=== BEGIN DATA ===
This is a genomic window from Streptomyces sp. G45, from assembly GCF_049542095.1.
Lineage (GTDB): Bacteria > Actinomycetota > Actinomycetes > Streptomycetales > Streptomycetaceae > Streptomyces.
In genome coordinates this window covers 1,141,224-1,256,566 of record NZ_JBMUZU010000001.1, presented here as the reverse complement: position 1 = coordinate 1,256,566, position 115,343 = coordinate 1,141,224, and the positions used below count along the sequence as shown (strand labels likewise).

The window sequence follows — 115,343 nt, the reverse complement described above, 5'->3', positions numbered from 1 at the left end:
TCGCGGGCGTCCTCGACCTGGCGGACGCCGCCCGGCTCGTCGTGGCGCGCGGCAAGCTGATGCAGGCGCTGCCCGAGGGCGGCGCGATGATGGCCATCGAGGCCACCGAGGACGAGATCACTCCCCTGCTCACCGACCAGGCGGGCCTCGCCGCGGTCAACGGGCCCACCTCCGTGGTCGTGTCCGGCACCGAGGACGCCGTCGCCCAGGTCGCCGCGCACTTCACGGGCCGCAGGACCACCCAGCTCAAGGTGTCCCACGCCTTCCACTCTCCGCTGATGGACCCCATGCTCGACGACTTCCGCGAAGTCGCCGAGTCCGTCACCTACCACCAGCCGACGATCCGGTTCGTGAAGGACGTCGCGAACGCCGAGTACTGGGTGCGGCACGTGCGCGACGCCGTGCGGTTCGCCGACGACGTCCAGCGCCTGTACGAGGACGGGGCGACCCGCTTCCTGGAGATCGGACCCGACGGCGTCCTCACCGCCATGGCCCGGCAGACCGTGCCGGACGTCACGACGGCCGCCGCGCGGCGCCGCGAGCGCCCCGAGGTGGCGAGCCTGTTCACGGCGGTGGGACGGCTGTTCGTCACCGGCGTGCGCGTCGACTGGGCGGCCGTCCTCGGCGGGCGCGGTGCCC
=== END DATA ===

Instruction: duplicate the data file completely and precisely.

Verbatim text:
This is a genomic window from Streptomyces sp. G45, from assembly GCF_049542095.1.
Lineage (GTDB): Bacteria > Actinomycetota > Actinomycetes > Streptomycetales > Streptomycetaceae > Streptomyces.
In genome coordinates this window covers 1,141,224-1,256,566 of record NZ_JBMUZU010000001.1, presented here as the reverse complement: position 1 = coordinate 1,256,566, position 115,343 = coordinate 1,141,224, and the positions used below count along the sequence as shown (strand labels likewise).

The window sequence follows — 115,343 nt, the reverse complement described above, 5'->3', positions numbered from 1 at the left end:
TCGCGGGCGTCCTCGACCTGGCGGACGCCGCCCGGCTCGTCGTGGCGCGCGGCAAGCTGATGCAGGCGCTGCCCGAGGGCGGCGCGATGATGGCCATCGAGGCCACCGAGGACGAGATCACTCCCCTGCTCACCGACCAGGCGGGCCTCGCCGCGGTCAACGGGCCCACCTCCGTGGTCGTGTCCGGCACCGAGGACGCCGTCGCCCAGGTCGCCGCGCACTTCACGGGCCGCAGGACCACCCAGCTCAAGGTGTCCCACGCCTTCCACTCTCCGCTGATGGACCCCATGCTCGACGACTTCCGCGAAGTCGCCGAGTCCGTCACCTACCACCAGCCGACGATCCGGTTCGTGAAGGACGTCGCGAACGCCGAGTACTGGGTGCGGCACGTGCGCGACGCCGTGCGGTTCGCCGACGACGTCCAGCGCCTGTACGAGGACGGGGCGACCCGCTTCCTGGAGATCGGACCCGACGGCGTCCTCACCGCCATGGCCCGGCAGACCGTGCCGGACGTCACGACGGCCGCCGCGCGGCGCCGCGAGCGCCCCGAGGTGGCGAGCCTGTTCACGGCGGTGGGACGGCTGTTCGTCACCGGCGTGCGCGTCGACTGGGCGGCCGTCCTCGGCGGGCGCGGTGCCC